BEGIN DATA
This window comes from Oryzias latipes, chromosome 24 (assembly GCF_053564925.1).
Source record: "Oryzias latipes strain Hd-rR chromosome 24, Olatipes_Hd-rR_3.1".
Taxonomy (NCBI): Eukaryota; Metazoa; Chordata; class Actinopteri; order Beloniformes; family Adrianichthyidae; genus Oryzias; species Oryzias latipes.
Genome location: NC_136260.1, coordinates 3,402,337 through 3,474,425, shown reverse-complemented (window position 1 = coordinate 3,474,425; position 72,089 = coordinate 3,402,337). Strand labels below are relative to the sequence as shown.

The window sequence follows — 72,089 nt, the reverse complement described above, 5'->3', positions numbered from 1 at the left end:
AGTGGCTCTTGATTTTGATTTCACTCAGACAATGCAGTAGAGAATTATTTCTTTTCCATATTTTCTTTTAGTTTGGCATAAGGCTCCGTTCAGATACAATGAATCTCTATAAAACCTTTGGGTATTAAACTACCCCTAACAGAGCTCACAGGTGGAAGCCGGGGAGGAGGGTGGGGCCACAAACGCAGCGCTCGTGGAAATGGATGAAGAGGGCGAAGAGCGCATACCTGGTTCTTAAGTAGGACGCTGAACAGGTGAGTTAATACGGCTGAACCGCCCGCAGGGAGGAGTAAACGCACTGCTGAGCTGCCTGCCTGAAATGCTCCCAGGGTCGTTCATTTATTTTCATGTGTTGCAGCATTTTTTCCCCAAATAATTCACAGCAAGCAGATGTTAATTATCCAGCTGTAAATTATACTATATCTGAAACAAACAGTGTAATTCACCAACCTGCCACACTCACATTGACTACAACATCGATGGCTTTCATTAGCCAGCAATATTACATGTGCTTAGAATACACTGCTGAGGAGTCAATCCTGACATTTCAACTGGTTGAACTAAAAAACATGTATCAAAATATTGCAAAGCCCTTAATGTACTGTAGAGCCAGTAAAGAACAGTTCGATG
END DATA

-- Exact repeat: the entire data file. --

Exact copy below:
This window comes from Oryzias latipes, chromosome 24 (assembly GCF_053564925.1).
Source record: "Oryzias latipes strain Hd-rR chromosome 24, Olatipes_Hd-rR_3.1".
Taxonomy (NCBI): Eukaryota; Metazoa; Chordata; class Actinopteri; order Beloniformes; family Adrianichthyidae; genus Oryzias; species Oryzias latipes.
Genome location: NC_136260.1, coordinates 3,402,337 through 3,474,425, shown reverse-complemented (window position 1 = coordinate 3,474,425; position 72,089 = coordinate 3,402,337). Strand labels below are relative to the sequence as shown.

The window sequence follows — 72,089 nt, the reverse complement described above, 5'->3', positions numbered from 1 at the left end:
AGTGGCTCTTGATTTTGATTTCACTCAGACAATGCAGTAGAGAATTATTTCTTTTCCATATTTTCTTTTAGTTTGGCATAAGGCTCCGTTCAGATACAATGAATCTCTATAAAACCTTTGGGTATTAAACTACCCCTAACAGAGCTCACAGGTGGAAGCCGGGGAGGAGGGTGGGGCCACAAACGCAGCGCTCGTGGAAATGGATGAAGAGGGCGAAGAGCGCATACCTGGTTCTTAAGTAGGACGCTGAACAGGTGAGTTAATACGGCTGAACCGCCCGCAGGGAGGAGTAAACGCACTGCTGAGCTGCCTGCCTGAAATGCTCCCAGGGTCGTTCATTTATTTTCATGTGTTGCAGCATTTTTTCCCCAAATAATTCACAGCAAGCAGATGTTAATTATCCAGCTGTAAATTATACTATATCTGAAACAAACAGTGTAATTCACCAACCTGCCACACTCACATTGACTACAACATCGATGGCTTTCATTAGCCAGCAATATTACATGTGCTTAGAATACACTGCTGAGGAGTCAATCCTGACATTTCAACTGGTTGAACTAAAAAACATGTATCAAAATATTGCAAAGCCCTTAATGTACTGTAGAGCCAGTAAAGAACAGTTCGATG